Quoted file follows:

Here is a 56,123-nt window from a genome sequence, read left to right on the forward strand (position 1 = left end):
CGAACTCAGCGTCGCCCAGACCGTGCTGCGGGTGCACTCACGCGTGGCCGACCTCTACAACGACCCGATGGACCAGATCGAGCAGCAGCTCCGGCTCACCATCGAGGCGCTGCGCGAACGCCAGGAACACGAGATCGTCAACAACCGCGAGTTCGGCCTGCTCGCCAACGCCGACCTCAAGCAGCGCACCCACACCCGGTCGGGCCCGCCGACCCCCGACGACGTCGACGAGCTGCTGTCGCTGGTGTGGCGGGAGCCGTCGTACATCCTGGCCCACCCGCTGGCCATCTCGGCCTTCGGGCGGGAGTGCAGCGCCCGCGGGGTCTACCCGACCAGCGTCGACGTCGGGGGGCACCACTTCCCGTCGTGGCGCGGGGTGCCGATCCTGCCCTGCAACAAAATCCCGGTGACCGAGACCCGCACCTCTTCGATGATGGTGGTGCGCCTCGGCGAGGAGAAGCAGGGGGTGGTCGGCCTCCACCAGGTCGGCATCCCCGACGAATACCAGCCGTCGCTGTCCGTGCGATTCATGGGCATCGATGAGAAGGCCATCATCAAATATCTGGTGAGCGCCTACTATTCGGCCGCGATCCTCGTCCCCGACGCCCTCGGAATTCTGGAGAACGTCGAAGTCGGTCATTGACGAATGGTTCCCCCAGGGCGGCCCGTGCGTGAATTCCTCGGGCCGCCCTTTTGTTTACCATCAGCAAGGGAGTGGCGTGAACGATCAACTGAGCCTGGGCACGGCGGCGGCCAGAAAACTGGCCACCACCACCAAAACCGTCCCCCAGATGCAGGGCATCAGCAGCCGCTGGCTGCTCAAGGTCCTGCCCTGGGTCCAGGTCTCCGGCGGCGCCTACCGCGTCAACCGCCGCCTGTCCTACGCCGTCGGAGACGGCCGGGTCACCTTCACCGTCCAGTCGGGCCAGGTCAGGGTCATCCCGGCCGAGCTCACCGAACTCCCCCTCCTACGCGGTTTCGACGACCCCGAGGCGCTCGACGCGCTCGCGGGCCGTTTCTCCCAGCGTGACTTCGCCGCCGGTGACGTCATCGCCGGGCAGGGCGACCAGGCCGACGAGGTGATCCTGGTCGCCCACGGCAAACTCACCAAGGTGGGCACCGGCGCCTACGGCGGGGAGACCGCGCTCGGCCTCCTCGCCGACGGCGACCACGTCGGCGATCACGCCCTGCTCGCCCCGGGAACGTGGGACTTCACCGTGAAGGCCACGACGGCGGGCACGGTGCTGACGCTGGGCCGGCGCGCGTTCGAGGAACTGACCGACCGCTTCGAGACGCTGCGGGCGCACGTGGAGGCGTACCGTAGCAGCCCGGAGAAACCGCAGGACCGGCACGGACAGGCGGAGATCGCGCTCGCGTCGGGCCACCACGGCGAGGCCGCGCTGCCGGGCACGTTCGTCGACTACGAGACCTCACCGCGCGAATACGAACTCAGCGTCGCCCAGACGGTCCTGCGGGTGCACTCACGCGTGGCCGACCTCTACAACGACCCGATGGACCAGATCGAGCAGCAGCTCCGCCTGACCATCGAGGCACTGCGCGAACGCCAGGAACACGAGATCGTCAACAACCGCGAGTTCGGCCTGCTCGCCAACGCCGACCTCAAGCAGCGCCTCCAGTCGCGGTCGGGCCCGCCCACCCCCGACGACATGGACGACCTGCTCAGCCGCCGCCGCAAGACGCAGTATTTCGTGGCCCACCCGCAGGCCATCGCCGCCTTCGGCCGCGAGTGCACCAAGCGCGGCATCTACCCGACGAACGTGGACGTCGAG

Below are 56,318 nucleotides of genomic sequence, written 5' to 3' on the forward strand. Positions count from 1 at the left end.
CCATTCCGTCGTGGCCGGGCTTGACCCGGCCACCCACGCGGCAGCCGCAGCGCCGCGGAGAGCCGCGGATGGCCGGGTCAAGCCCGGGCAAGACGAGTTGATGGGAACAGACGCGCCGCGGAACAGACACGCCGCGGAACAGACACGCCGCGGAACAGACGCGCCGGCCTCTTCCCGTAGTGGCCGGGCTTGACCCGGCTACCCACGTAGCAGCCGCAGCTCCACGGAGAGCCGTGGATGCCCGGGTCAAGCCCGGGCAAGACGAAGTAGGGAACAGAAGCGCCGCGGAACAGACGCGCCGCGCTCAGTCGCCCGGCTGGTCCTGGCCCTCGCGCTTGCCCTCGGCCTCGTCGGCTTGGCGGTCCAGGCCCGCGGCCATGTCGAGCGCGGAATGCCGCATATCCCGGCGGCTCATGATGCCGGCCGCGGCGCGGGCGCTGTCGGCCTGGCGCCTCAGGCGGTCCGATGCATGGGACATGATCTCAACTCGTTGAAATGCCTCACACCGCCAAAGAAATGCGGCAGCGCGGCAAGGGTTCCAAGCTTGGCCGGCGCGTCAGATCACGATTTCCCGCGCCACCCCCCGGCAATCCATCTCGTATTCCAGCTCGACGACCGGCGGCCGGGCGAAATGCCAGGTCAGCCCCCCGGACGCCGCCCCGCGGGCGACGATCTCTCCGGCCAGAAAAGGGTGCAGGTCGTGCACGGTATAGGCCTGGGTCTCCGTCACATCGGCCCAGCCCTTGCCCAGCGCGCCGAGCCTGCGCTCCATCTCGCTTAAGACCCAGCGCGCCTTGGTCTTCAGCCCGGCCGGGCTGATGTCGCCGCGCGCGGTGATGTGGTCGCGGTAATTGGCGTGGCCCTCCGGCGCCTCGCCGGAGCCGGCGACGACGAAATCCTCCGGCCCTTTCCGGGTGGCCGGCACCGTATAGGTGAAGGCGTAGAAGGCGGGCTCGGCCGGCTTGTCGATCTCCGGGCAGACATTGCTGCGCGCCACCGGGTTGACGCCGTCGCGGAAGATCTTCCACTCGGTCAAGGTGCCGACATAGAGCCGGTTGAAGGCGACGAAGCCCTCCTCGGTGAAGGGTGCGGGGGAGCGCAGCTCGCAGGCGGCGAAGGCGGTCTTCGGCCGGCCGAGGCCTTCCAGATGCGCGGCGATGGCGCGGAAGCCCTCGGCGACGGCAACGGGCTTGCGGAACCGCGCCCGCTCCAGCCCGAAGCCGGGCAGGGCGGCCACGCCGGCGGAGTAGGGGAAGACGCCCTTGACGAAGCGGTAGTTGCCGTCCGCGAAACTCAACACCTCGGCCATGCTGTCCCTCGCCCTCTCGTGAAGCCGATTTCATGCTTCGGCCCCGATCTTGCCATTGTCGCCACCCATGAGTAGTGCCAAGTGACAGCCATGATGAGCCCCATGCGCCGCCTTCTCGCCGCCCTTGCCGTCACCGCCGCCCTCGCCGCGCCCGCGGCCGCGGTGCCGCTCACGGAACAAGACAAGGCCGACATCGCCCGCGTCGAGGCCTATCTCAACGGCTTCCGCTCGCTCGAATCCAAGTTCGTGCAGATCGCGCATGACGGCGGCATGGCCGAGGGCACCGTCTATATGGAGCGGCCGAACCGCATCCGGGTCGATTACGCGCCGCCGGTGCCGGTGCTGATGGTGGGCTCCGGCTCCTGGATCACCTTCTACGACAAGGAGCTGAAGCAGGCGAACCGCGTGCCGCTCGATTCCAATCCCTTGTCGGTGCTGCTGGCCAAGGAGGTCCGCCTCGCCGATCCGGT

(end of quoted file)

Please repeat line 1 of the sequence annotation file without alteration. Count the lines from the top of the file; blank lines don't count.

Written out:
Here is a 56,123-nt window from a genome sequence, read left to right on the forward strand (position 1 = left end):